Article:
What do you do when a cute little stray cat visits your home regularly? You leave out a bowl of milk for it, right? It is common knowledge after all that cats love milk. We’ve seen it in movies and cartoons like Tom and Jerry. The classic image of an adorable little furball hunched over a saucerful of milk happily lapping it up is one that is hard to resist. But sometimes, common knowledge can backfire! The truth is that milk (at least cow’s milk) is one of the worst things that you can feed a fully grown cat. Let’s understand why.
We know that all mammals, including humans, drink their mother’s milk when they are young to get nutrition. This is because, in their infant stage, mammals cannot fend for themselves and rely on the care of their parents until they are of an age where they can support themselves. This is the same with cats and kittens too.
From the time a kitten is just born to the time it is about six weeks of age, kittens rely primarily on their mother’s milk for all their nutritional needs. After six weeks, the mother cat slowly discourages the kittens from feeding by nudging them away and sometimes by even hissing and scolding her own babies! This process is called ‘weaning’ and marks the end of the duration where kittens need milk to grow strong.
After this stage, if in the wild, the mother will hunt small rodents and birds and bring it back to her kittens until they learn to hunt for themselves. When it comes to domestic cats, kittens that are six weeks and older are introduced to cat food or small chunks of fresh meat. It is important to note here that cats are carnivorous creatures. Unlike dogs, who are omnivores, cats’ bodies are designed to gain nutrition only from meat. But what about milk?
To understand why adult cats don’t need milk, we need to take a look at the science of what happens when a cat drinks milk.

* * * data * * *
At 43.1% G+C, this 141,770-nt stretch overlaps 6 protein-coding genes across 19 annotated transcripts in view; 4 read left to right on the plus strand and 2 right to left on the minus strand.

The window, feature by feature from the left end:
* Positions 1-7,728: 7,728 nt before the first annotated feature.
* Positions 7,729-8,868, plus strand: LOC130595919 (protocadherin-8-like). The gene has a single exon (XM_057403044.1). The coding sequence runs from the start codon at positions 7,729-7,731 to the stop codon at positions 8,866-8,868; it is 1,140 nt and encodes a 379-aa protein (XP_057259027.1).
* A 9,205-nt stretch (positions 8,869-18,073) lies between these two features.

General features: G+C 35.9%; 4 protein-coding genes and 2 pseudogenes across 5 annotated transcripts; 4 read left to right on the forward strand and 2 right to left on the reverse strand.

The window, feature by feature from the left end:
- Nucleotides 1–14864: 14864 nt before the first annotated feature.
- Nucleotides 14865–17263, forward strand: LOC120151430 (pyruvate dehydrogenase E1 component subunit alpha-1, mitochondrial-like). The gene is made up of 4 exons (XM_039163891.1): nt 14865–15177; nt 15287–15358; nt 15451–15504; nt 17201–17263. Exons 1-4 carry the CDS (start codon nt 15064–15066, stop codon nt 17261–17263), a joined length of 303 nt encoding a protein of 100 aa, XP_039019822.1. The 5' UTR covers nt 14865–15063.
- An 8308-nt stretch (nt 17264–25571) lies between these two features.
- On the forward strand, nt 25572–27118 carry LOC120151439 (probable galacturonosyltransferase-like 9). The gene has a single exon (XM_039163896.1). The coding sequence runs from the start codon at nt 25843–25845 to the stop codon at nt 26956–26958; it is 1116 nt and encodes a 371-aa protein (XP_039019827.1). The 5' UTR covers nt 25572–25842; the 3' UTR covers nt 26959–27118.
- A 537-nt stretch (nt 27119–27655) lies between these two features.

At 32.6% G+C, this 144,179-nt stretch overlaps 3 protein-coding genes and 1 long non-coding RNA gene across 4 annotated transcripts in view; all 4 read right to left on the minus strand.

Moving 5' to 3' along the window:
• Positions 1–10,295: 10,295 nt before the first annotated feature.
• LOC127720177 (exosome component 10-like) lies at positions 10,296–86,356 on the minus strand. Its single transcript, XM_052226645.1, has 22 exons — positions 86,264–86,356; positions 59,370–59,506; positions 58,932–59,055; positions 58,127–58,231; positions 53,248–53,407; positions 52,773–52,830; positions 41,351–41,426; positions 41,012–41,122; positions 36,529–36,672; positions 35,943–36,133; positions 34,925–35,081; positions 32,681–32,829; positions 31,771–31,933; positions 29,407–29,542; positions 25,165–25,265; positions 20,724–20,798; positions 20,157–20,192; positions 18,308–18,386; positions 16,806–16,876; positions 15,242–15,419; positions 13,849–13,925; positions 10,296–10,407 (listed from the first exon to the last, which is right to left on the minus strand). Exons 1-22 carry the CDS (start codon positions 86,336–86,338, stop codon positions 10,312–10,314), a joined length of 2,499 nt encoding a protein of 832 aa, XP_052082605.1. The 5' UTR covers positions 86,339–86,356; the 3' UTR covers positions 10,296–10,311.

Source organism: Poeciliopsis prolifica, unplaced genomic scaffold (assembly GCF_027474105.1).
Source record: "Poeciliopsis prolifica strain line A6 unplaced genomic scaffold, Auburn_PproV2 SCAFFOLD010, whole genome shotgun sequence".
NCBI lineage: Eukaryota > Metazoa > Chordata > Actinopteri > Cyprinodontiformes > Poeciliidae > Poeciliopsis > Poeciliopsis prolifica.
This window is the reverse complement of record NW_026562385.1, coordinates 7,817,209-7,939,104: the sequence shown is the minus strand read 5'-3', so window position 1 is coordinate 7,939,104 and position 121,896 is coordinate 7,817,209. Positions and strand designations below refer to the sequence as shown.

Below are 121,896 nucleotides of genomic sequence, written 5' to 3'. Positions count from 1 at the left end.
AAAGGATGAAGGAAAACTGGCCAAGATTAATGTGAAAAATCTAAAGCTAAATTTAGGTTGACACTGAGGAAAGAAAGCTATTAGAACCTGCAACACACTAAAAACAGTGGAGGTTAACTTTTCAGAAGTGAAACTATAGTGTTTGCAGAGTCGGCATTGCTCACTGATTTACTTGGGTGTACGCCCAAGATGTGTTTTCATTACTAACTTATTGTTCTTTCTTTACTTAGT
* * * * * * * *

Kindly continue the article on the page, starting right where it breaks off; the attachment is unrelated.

When we say milk, we are usually referring to cow’s milk or buffalo milk. Milk is a highly nutritious substance packed with fats, proteins, vitamins, minerals and sugars. One of these sugars found in milk is called ‘lactose’. Lactose is a ‘disaccharide’, which means it is a complex sugar made up of two simpler sugar molecules – in this case, glucose and galactose.
Our bodies (and cats’ bodies too) don’t process lactose naturally. Lactose is broken down into its simpler sugar molecules with the help of an enzyme called ‘lactase’. This enzyme is found in ample amounts in the digestive system of baby mammals. So both human babies as well as kittens have plenty of lactase in their digestive tracts. This lactase acts on the lactose molecules in milk and helps break it down into simpler sugars that the kitten can then digest. But as the kittens start getting older, they slowly stop producing lactase altogether. And the momma cat knows this, which is why she discourages kittens from drinking milk after they are around six weeks old.
Without the enzyme lactase, the lactose in milk is not broken down and accumulates in the intestine of the cats. Now there are some bacteria in the gut of a cat that can break down lactose but this process releases a lot of gases and causes the cat’s digestive tract to fill up with water. This can lead to diarrhoea, stomach infections and other serious illnesses. This inability to digest milk properly is called ‘lactose intolerance’.
But if an adult cat can’t drink milk, how come adult humans can? Humans are special in this regard. Many of us continue to produce the enzyme lactase well into our adult lives. But not all adult humans can safely consume milk. Did you know that roughly 65% of the people on Earth are actually lactose intolerant to some degree? The thing with lactase is that once the body stops producing it, it never restarts ever again. This is why some humans can also pick up the condition of lactose intolerance well into their adult life.
But if cats can’t digest milk properly, why do they love it so much? Well, we humans do this all the time! Chocolates and sugary snacks are not the best eating choices for us but we still eat them anyway because they taste good. Cats love foods that are high in fat and protein content and milk has both, which makes it a very attractive option. A cat doesn’t worry about what’ll happen two hours after it drinks the milk, it’s just concerned with how good the milk would taste right now!
So the next time you are visited by a feline friend, make sure that you don’t give it any milk. It would do more harm than good. You could offer it a small amount of fresh fish or chicken, and if you belong to a vegetarian household, it’s best to stick to pre-packaged cat food.
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[custom_author=Suraj Prabhu ]
Suraj Prabhu is a self-proclaimed audiophile and a jack-of-all-trades writer with a diverse set of interests. An amateur quizzer on the side, he claims that the first object he fell in love with was a book on flags at age 3. His favourite punctuation mark is the 'Oxford comma,' which coincidentally happens to be one of his favourite songs too!